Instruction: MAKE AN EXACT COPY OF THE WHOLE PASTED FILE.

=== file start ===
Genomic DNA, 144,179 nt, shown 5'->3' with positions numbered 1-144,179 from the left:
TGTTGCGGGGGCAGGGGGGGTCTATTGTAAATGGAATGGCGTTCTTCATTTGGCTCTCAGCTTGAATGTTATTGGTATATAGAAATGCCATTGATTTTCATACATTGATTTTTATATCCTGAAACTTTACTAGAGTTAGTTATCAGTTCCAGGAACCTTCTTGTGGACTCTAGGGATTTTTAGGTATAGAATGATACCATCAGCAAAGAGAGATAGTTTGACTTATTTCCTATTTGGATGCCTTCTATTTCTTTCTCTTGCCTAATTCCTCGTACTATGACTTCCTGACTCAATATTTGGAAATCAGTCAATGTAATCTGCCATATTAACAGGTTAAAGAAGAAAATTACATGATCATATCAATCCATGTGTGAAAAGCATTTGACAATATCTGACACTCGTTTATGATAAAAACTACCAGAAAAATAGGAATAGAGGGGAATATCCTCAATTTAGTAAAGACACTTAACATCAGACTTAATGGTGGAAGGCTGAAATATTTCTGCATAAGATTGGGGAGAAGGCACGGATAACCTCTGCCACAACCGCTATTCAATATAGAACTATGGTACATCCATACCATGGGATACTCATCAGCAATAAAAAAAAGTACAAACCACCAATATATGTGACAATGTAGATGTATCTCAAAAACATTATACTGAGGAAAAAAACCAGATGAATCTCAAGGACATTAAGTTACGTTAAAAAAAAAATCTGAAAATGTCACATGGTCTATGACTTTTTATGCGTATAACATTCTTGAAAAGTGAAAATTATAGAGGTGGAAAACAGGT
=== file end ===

Genomic DNA, 144,179 nt, shown 5'->3' with positions numbered 1-144,179 from the left:
TGTTGCGGGGGCAGGGGGGGTCTATTGTAAATGGAATGGCGTTCTTCATTTGGCTCTCAGCTTGAATGTTATTGGTATATAGAAATGCCATTGATTTTCATACATTGATTTTTATATCCTGAAACTTTACTAGAGTTAGTTATCAGTTCCAGGAACCTTCTTGTGGACTCTAGGGATTTTTAGGTATAGAATGATACCATCAGCAAAGAGAGATAGTTTGACTTATTTCCTATTTGGATGCCTTCTATTTCTTTCTCTTGCCTAATTCCTCGTACTATGACTTCCTGACTCAATATTTGGAAATCAGTCAATGTAATCTGCCATATTAACAGGTTAAAGAAGAAAATTACATGATCATATCAATCCATGTGTGAAAAGCATTTGACAATATCTGACACTCGTTTATGATAAAAACTACCAGAAAAATAGGAATAGAGGGGAATATCCTCAATTTAGTAAAGACACTTAACATCAGACTTAATGGTGGAAGGCTGAAATATTTCTGCATAAGATTGGGGAGAAGGCACGGATAACCTCTGCCACAACCGCTATTCAATATAGAACTATGGTACATCCATACCATGGGATACTCATCAGCAATAAAAAAAAGTACAAACCACCAATATATGTGACAATGTAGATGTATCTCAAAAACATTATACTGAGGAAAAAAACCAGATGAATCTCAAGGACATTAAGTTACGTTAAAAAAAAAATCTGAAAATGTCACATGGTCTATGACTTTTTATGCGTATAACATTCTTGAAAAGTGAAAATTATAGAGGTGGAAAACAGGT